An international survey published today (Thursday 6 October) in Europes leading cardiology journal, European Heart Journal, reveals that fewer than half of the heart patients in the study who smoked quit after suffering their first coronary event, with one out of five continuing to smoke despite advice to stop.
Epidemiologist and lead author of the study, Dr Wilma Scholte op Reimer, said it was "unbelievable" that so many carried on smoking after a life-threatening event for which smoking is a major risk factor. "It makes me wonder if they are truly aware of the risk that they are taking," she said.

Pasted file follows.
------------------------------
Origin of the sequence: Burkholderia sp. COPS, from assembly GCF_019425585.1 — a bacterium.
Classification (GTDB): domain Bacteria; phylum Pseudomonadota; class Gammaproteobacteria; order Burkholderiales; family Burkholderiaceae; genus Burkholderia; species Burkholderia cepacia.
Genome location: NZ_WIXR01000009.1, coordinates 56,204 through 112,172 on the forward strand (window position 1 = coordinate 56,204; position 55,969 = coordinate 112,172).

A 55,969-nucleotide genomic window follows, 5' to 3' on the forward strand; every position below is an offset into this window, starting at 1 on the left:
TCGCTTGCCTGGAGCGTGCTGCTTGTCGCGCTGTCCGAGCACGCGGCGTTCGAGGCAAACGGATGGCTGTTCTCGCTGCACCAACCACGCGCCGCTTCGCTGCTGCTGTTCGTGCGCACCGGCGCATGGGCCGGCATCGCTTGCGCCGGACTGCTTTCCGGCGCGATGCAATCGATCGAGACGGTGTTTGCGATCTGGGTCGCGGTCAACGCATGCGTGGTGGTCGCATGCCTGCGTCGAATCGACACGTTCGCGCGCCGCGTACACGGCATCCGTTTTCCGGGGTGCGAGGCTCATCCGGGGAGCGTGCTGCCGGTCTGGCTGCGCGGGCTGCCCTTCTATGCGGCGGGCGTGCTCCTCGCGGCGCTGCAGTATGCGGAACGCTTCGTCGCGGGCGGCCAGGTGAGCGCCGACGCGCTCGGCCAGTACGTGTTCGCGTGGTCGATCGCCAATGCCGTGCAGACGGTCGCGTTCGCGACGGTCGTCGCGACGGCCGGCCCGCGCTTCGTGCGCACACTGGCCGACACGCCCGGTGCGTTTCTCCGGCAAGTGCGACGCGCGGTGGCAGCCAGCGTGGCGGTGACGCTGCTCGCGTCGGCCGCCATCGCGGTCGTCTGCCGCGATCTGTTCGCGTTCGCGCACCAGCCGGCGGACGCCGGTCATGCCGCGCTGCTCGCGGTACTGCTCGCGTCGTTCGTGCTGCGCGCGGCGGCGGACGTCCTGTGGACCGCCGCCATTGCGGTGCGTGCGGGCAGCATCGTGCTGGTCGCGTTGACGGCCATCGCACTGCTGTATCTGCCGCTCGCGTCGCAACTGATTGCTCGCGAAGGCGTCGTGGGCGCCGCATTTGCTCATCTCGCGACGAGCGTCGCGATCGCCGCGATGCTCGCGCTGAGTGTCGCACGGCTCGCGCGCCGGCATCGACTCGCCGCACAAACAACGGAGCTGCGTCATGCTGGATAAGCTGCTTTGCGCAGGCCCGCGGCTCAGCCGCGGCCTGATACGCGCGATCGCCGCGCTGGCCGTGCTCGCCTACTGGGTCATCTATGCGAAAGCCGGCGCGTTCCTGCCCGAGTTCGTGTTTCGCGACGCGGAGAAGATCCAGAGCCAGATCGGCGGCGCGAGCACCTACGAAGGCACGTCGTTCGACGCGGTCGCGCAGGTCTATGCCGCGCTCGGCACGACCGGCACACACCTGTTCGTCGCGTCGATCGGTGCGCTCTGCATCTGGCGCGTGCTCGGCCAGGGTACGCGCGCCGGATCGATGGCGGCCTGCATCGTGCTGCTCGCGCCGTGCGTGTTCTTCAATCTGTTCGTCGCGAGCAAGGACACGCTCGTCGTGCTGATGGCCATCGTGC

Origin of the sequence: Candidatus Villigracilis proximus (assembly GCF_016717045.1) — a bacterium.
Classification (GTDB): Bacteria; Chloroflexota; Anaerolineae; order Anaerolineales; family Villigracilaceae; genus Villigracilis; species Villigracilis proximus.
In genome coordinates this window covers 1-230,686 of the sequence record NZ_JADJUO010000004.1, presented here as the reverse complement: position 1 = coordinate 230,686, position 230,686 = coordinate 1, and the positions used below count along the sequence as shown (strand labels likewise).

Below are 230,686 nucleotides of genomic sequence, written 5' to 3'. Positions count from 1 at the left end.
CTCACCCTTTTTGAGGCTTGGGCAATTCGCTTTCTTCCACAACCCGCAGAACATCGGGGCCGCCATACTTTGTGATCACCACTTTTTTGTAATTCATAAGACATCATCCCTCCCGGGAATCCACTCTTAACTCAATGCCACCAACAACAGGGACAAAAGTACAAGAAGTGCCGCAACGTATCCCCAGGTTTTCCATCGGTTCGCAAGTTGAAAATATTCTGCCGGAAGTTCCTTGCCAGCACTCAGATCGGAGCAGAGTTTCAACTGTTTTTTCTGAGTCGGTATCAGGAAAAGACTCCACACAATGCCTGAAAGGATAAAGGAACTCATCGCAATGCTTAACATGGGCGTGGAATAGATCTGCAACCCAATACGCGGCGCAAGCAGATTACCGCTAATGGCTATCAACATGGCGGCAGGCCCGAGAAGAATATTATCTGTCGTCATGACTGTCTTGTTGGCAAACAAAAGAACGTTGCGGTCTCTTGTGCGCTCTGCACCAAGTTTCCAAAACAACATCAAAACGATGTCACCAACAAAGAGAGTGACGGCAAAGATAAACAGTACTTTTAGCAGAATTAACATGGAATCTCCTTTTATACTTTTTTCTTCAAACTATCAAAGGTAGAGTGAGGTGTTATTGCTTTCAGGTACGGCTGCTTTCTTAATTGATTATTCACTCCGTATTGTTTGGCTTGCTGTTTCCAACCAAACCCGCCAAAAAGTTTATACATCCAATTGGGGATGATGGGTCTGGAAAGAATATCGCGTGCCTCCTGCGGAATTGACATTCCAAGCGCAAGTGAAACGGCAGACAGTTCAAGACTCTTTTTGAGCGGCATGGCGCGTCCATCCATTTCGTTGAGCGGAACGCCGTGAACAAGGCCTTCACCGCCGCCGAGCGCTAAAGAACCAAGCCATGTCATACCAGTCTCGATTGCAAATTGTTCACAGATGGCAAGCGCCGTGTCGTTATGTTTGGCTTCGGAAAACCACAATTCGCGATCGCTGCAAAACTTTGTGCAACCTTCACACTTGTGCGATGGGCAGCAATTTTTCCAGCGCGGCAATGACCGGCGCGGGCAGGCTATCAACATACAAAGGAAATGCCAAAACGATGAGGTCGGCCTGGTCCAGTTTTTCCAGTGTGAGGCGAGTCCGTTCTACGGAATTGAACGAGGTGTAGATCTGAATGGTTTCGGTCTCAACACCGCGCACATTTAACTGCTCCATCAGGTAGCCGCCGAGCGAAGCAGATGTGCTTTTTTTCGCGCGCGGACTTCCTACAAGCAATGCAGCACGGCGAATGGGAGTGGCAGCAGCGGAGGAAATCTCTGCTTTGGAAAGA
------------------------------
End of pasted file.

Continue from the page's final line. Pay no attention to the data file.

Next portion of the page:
The survey – EUROASPIRE II – undertaken during 1999 and 2000, involved 5,551 coronary patients aged up to seventy in 47 hospitals in 15 European countries. They were interviewed around 16 months after the event or condition for which they entered hospital – coronary artery bypass, balloon angioplasty, heart attack or unstable angina. The patients were asked if they had ever smoked, whether they had smoked in the month prior to hospital admission and whether they currently smoked, with smokers who denied currently smoking being tested for carbon monoxide in their breath. The survey was a follow-up to EUROASPIRE I five years earlier and found similar results.
Margaret Willson | alfa
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